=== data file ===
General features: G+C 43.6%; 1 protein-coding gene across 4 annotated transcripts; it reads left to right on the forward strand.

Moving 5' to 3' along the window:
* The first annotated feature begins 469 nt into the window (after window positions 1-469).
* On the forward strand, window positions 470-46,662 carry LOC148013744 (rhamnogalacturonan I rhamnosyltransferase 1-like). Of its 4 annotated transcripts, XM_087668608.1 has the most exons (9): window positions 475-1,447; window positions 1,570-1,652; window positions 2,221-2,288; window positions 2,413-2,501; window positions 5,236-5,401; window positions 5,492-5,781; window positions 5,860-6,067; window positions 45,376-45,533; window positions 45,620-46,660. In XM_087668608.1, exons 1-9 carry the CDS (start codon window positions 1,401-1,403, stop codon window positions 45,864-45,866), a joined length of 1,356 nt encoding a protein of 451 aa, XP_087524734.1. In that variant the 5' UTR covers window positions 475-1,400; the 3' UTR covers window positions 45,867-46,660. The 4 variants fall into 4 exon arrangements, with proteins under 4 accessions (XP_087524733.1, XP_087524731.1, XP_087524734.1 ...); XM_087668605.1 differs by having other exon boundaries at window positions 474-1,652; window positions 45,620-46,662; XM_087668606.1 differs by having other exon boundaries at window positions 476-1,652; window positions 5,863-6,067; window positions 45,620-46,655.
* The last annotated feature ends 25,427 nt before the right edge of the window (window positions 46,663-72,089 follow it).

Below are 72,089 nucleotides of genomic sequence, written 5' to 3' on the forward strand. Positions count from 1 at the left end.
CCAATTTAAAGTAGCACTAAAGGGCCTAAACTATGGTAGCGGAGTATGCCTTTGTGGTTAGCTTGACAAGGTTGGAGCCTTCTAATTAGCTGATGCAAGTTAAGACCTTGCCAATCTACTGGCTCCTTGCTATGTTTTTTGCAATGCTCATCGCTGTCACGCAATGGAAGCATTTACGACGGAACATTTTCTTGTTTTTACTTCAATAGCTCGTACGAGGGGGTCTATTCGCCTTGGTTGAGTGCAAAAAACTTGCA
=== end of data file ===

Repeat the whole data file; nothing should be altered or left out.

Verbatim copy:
General features: G+C 43.6%; 1 protein-coding gene across 4 annotated transcripts; it reads left to right on the forward strand.

Moving 5' to 3' along the window:
* The first annotated feature begins 469 nt into the window (after window positions 1-469).
* On the forward strand, window positions 470-46,662 carry LOC148013744 (rhamnogalacturonan I rhamnosyltransferase 1-like). Of its 4 annotated transcripts, XM_087668608.1 has the most exons (9): window positions 475-1,447; window positions 1,570-1,652; window positions 2,221-2,288; window positions 2,413-2,501; window positions 5,236-5,401; window positions 5,492-5,781; window positions 5,860-6,067; window positions 45,376-45,533; window positions 45,620-46,660. In XM_087668608.1, exons 1-9 carry the CDS (start codon window positions 1,401-1,403, stop codon window positions 45,864-45,866), a joined length of 1,356 nt encoding a protein of 451 aa, XP_087524734.1. In that variant the 5' UTR covers window positions 475-1,400; the 3' UTR covers window positions 45,867-46,660. The 4 variants fall into 4 exon arrangements, with proteins under 4 accessions (XP_087524733.1, XP_087524731.1, XP_087524734.1 ...); XM_087668605.1 differs by having other exon boundaries at window positions 474-1,652; window positions 45,620-46,662; XM_087668606.1 differs by having other exon boundaries at window positions 476-1,652; window positions 5,863-6,067; window positions 45,620-46,655.
* The last annotated feature ends 25,427 nt before the right edge of the window (window positions 46,663-72,089 follow it).

Below are 72,089 nucleotides of genomic sequence, written 5' to 3' on the forward strand. Positions count from 1 at the left end.
CCAATTTAAAGTAGCACTAAAGGGCCTAAACTATGGTAGCGGAGTATGCCTTTGTGGTTAGCTTGACAAGGTTGGAGCCTTCTAATTAGCTGATGCAAGTTAAGACCTTGCCAATCTACTGGCTCCTTGCTATGTTTTTTGCAATGCTCATCGCTGTCACGCAATGGAAGCATTTACGACGGAACATTTTCTTGTTTTTACTTCAATAGCTCGTACGAGGGGGTCTATTCGCCTTGGTTGAGTGCAAAAAACTTGCA